Michio Kaku Doubts Kim Jong Un Has A True H-Bomb: What Is A Hydrogen Bomb Vs. An Atomic Bomb? [Opinion]

Does North Korea’s Kim Jong Un have a genuine H-Bomb? Michio Kaku has his doubts. A hydrogen bomb is a very powerful thermonuclear device. It is different from an atomic bomb like the two delivered on Hiroshima and Nagasaki during WWII.

Kim Jong Un is alleging that North Korea has the technology to deploy an intercontinental ballistic missile (ICBM) equipped with a true hydrogen bomb. Kim Jong Un has reportedly threatened the U.S. and Japan with the hydrogen bomb.

Michio Kaku doubts Kim Jong Un’s statement and questions the likelihood of a true hydrogen bomb coming from North Korea in the video below.

“First of all, I don’t think the North Koreans have a true H-Bomb. An H-Bomb is a two-stage device or a three-stage device depending on uranium and hydrogen.”

Kim Jong Un deploying a hydrogen bomb would be unprecedented. Never in history has a hydrogen bomb been deployed in battle. Kim Jong Un’s hydrogen bomb would be far more devastating than the atomic bombs of WWII, Time Magazine explained.

“A hydrogen bomb has never been used in battle by any country, but experts say it has the power to wipe out entire cities and kill significantly more people than the already powerful atomic bomb.”

Michio Kaku says an atomic device only uses fission, but the hydrogen bomb includes fission and fusion. Atomic bombs work by splitting the atom, according to LiveScience. The atomic bombs of WWII yielded the equivalent explosive power of 15 and 20 kilotons of TNT. The 1952 test of a hydrogen bomb in the United States yielded the equivalent of 10,000 kilotons of TNT.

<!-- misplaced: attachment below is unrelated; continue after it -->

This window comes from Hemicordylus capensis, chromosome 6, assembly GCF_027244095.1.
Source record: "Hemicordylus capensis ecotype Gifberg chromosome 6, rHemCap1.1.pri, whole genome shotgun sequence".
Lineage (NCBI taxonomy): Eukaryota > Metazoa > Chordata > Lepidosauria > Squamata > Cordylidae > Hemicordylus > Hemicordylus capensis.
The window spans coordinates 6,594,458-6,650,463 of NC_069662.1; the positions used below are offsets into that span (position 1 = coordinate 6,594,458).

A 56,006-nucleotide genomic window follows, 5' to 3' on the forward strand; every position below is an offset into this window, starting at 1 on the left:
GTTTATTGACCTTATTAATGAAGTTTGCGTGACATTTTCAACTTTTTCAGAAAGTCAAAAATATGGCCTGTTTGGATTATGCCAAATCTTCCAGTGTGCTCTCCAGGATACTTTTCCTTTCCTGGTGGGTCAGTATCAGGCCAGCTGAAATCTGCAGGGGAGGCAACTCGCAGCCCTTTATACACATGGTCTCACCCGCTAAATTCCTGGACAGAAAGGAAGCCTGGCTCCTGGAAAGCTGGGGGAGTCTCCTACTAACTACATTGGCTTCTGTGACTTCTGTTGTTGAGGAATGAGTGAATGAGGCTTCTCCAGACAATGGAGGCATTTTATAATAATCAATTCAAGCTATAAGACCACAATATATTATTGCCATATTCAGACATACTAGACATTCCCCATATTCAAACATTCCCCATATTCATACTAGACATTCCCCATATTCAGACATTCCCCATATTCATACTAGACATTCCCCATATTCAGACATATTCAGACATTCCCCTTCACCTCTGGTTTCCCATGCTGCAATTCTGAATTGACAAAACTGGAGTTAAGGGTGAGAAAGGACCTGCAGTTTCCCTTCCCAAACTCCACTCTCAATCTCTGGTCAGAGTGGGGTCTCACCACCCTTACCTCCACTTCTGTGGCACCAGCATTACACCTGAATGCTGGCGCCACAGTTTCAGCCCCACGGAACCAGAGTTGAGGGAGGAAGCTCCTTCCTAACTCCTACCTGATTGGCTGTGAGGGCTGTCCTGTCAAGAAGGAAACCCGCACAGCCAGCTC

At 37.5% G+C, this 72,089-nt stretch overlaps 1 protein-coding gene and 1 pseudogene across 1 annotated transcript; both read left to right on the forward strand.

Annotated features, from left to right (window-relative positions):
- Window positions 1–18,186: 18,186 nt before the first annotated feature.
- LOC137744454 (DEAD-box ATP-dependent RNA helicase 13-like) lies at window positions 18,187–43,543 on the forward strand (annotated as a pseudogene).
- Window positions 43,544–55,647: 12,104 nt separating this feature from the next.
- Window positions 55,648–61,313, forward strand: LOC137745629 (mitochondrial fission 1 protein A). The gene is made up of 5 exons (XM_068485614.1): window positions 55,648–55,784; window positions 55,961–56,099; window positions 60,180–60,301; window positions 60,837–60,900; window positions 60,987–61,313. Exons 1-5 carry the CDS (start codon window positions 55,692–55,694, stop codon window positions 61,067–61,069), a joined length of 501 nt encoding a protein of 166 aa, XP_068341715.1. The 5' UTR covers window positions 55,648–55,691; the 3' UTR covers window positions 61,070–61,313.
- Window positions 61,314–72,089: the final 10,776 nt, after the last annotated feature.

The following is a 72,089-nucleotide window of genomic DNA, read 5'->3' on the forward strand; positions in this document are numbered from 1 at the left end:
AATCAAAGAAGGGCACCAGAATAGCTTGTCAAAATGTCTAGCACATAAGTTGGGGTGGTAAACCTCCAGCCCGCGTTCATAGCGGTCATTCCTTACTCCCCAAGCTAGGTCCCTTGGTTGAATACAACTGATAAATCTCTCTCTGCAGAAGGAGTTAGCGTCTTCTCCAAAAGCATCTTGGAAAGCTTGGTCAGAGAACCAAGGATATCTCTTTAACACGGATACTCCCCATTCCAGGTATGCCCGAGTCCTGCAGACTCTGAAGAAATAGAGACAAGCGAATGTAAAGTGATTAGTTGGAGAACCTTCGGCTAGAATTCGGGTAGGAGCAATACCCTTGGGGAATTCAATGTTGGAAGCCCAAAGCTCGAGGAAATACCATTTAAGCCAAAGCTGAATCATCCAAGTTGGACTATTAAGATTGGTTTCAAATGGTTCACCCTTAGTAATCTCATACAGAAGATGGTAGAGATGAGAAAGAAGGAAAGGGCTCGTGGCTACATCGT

A hydrogen bomb, like the one North Korea’s Kim Jong Un is alleged to have, starts with a fission reaction, just like the atomic bomb, but an additional step makes more uranium available, through fusion, as LiveScience explains.

“First, an igniting explosion compresses a sphere of plutonium-239, the material that will then undergo fission. Inside this pit of plutonium-239 is a chamber of hydrogen gas. The high temperatures and pressures created by the plutonium-239 fission cause the hydrogen atoms to fuse. This fusion process releases neutrons, which feed back into the plutonium-239, splitting more atoms and boosting the fission chain reaction.”

Is Michio Kaku correct in assuming that Kim Jong Un doesn’t have a hydrogen bomb? Could North Korea develop the technology with Kim Jong Un’s current resources?

Whatever Kim Jong Un has detonated underground in North Korea was more powerful than bombs used during WWII. While there is no way to know for sure what sort of atomic or hydrogen bomb Kim Jong Un has, it does have a powerful payload.

Michio Kaku points out the power of the device set off by Kim Jong Un.

“The last detonation [North Korea] had was about five times or so, more powerful than the Hiroshima bomb.”

Kim Jong Un’s underground test being five times more powerful does not mean the North Korean device was a hydrogen bomb. H-Bombs have the potential to be 1,000 times more powerful than an atomic bomb of comparable size.